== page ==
The question is, how often do you put these assumptions to the test?  The order book is usually very visible throughout the business but is the supply chain visible as well?

At the current stage of the global economic cycle some industries are booming and as a consequence demands on the supply side are becoming overwhelming.  Suppliers can be so busy that smaller customers by definition are expected to take a back seat.

The result is that the service to their customers suffers, relationships with the suppliers become fraught and everything becomes a problem rather than an opportunity. Those are perfect conditions for fire fighting rather than working to a sensible plan.

The really key imperatives in any business are the relationships with customers and the markets in general, relationship with significant players in the supply chain and, above all, the health and well being of the critical members of the team.

That last is possibly the most important and needs to be at the top of the agenda when critical factors in the business are being considered.  Make sure that they are all high on the agenda for regular top team consideration.

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Sunday, 3 February 2019

A Toxic Team Member? Do Something and Quickly!

When I started to publish the blog, more than nine years ago now, I resolved it would be written to maintain certain values and resolved that it never becomes self-indulgent. Foremost among these values was that it would not be overtly or covertly political.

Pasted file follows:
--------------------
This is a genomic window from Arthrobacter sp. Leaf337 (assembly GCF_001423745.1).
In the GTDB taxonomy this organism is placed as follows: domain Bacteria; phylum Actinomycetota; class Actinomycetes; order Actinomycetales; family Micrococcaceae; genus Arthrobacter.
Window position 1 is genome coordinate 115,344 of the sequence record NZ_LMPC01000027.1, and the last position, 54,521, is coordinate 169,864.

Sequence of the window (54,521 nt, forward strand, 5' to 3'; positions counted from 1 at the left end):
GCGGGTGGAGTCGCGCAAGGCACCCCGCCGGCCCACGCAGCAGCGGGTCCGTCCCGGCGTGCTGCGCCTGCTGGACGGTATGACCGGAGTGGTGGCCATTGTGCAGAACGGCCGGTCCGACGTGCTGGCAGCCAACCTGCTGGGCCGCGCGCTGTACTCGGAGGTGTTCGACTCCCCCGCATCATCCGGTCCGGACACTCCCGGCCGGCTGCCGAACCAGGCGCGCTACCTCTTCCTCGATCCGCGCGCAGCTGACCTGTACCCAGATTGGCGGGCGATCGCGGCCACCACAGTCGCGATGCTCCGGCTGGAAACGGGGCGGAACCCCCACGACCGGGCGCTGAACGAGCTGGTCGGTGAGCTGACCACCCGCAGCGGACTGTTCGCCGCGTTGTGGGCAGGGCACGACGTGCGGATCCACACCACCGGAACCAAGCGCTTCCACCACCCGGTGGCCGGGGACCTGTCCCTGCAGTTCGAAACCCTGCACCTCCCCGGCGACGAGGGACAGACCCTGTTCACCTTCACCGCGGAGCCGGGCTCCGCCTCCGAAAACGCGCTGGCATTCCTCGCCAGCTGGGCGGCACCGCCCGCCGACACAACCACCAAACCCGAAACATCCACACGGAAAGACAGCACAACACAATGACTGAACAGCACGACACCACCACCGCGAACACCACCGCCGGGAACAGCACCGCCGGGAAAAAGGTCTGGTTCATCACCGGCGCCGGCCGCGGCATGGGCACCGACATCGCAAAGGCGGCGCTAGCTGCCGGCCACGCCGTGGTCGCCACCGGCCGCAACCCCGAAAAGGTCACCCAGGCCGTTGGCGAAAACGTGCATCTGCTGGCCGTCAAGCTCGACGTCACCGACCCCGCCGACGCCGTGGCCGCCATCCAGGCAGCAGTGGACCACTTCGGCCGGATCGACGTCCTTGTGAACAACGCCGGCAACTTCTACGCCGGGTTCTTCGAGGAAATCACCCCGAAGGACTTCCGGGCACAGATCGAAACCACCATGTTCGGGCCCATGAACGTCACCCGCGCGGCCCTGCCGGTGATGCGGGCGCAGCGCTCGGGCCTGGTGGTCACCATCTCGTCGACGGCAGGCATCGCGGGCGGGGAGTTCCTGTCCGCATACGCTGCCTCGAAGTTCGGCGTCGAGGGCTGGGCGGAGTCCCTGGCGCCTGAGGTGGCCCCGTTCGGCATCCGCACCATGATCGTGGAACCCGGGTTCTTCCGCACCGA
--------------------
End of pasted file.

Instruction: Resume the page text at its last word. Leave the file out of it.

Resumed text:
For example I have   something of a reputation now among my Vistage CEO peer group of revealing  some aversion to the BBC Today programme primarily because of the standards of interviewing. Of course we just cannot hide (would that we could) from the insidious and all-pervading influence that they wield in these pre-Brexit days. We can always switch off, of course.

I cannot hide, however, when one of the members of my group bemoaned to me the discovery that one of his prized team members was indulging in office politics and something had to be done about it.

When Dr Henry Kissinger left front line politics to become a full time academic he commented that his experience of the ferocity of  university politics made him long for the peace and tranquillity if the Middle East and I can fully understand his concerns.

The fact is that whenever and wherever we have a group of intelligent people nominally at one to deliver successful business outcomes, the situation can often be blighted by  an individual who is more concerned to construct a position that is more individually advantageous than one that contributes to the overall success of the organisation.